Psychological Trauma




Laurie Anne Pearlman, Ph.D.


Copyright 1999 by Trauma, Research, Education and Training Institute, Inc.


What is psychological trauma?


Psychological trauma is the experience of stress and distress that are too much to handle emotionally and psychologically.


Traumatic stress is a natural reaction to a violent event (such as group violence, rape, other assault, accidents, and natural disasters) or to horrible chronic life conditions (such as poverty, neglect, and deprivation).


Witnessing violence can also lead to traumatic stress.


The essential ingredients are being overwhelmed emotionally and feeling like you are going to die or disintegrate (come apart).


Secondary traumatic stress comes about when something awful happens to people we love or care about.


Perpetrators too may experience traumatic stress.



What are the signs and symptoms of trauma?


Symptoms of post-traumatic stress disorder (PTSD)


      re-experiencing the traumatic event


      avoiding things that remind you of the traumatic events or circumstances


      "physiological hyperarousal," which is an unpleasant, biologically based, sensitivity


Other typical problems people may experience as part of traumatic stress:


      Biological (bodily) problems


      Emotional (feeling) problems


      Cognitive (thinking) problems


      Behavioral (doing) problems


      Interpersonal (relating) problems


      Social problems and their psychological consequences


      Spiritual (meaning) problems



What do traumatized children look like?


Withdrawn, quiet, shy, reserved, or "moody"


Aggressive, hitting or biting others, calling names, bullying, provoking fights with adults or other children, or abusing younger children or animals




Play out scenes of horrible events


Return to behaviors they had "grown out of," like wetting the bed at night, sucking their

thumbs, talking "baby talk," or other, younger, behaviors.



Trauma, needs, and relationships


Harder to meet basic psychological needs, including:


Safety: the ability to feel that oneself and loved ones are secure and protected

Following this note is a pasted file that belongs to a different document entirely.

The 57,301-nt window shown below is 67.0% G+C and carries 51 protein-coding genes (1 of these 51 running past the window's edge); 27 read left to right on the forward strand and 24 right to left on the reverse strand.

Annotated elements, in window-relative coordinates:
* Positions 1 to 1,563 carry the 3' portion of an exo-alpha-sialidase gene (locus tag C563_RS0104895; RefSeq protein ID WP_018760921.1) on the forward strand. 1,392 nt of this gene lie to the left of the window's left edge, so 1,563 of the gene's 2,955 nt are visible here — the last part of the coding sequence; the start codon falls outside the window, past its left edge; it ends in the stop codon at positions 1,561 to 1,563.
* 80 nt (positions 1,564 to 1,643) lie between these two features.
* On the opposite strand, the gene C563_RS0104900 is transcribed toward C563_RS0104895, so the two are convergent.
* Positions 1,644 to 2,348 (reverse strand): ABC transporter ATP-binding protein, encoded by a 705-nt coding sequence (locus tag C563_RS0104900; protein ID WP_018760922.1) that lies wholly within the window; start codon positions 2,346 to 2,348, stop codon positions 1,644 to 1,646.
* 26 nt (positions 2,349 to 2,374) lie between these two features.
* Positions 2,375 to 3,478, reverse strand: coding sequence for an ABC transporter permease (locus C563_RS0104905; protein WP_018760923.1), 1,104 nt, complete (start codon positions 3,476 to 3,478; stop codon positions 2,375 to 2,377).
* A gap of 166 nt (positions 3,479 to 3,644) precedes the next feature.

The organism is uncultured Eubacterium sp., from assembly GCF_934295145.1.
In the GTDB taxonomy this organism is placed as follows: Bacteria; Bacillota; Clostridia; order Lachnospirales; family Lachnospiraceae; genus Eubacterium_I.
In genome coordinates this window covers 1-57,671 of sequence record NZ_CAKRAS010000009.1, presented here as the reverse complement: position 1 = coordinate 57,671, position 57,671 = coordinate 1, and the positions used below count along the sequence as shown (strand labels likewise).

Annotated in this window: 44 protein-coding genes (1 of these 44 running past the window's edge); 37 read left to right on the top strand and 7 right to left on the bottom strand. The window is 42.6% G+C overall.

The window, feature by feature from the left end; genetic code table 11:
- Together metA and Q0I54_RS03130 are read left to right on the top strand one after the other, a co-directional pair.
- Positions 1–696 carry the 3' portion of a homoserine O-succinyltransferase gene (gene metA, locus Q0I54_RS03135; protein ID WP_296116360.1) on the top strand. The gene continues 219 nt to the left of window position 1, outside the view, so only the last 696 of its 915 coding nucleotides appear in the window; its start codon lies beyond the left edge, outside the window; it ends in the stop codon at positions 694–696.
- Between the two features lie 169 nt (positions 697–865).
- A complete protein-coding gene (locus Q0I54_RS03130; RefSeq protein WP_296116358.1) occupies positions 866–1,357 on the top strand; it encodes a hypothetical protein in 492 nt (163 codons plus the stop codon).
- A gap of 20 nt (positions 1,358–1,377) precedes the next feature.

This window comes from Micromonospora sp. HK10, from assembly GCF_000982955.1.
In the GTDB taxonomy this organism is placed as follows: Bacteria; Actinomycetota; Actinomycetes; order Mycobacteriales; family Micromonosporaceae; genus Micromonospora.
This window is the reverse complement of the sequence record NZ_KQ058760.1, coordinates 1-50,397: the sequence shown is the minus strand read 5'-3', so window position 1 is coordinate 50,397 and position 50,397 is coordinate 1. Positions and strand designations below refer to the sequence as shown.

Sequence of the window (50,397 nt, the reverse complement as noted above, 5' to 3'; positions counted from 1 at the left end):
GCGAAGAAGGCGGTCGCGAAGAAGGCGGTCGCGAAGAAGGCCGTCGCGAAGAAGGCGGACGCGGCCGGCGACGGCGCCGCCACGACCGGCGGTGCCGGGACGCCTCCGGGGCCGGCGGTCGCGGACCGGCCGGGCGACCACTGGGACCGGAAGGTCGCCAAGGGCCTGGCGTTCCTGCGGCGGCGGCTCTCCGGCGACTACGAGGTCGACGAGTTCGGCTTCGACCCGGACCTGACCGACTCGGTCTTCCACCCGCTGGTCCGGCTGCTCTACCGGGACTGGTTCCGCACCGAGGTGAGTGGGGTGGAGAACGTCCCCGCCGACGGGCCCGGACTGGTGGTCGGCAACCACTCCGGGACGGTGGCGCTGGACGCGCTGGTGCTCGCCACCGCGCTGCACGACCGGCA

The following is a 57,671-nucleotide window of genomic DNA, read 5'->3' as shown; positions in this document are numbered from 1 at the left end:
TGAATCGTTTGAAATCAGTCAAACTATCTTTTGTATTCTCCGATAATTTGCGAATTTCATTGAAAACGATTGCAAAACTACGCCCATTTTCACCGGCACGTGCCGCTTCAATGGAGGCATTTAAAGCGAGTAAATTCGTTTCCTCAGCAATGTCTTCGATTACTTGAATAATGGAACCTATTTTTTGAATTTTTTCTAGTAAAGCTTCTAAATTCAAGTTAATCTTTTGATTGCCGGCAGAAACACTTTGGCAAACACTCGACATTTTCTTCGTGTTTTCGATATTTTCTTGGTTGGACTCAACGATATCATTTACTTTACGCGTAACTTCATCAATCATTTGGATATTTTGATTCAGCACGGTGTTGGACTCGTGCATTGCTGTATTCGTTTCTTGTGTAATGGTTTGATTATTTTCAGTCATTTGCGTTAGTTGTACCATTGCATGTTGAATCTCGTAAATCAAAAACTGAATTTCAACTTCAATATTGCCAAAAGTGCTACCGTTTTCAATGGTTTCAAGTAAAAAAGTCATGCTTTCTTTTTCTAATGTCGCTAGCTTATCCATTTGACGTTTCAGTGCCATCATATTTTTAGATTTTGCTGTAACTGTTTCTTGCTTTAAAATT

Trust: the ability to rely on one's own judgment and to depend on others


Esteem: the ability to feel good about oneself and to value others


Intimacy: the ability to feel and understand one's own experience and to feel connected to others


Control: the ability to feel a reasonable level of control over one's own behaviors and to feel effective with others


Meaning: the ability to understand one's world and experience


When we can't meet our basic needs in constructive ways, our relationships change.



Patterns and determinants of problems


The specific problems each person develops depend on


      who that person is


      the circumstances surrounding that person's traumatic experiences, and


      the available support.


The people who will have a harder time are those who


      were physically closer to traumatic events when they occurred


      were victims of intentional harm


      have had previous traumatic experiences


      have less support or fewer meaningful connections with others


      have personal histories of psychological difficulties.



Important points to remember


1. The hallmark of traumatic stress is disrupted spirituality.


2. The context for traumatic stress following group violence is social disruption.


3. There are individual differences in traumatic stress.


4. People's responses and needs will vary across time and situations.


5. Symptoms are adaptations:


Every symptom is an attempt to solve some dilemma or to meet some basic need.




Psychological trauma summary.doc

(September 1,1999)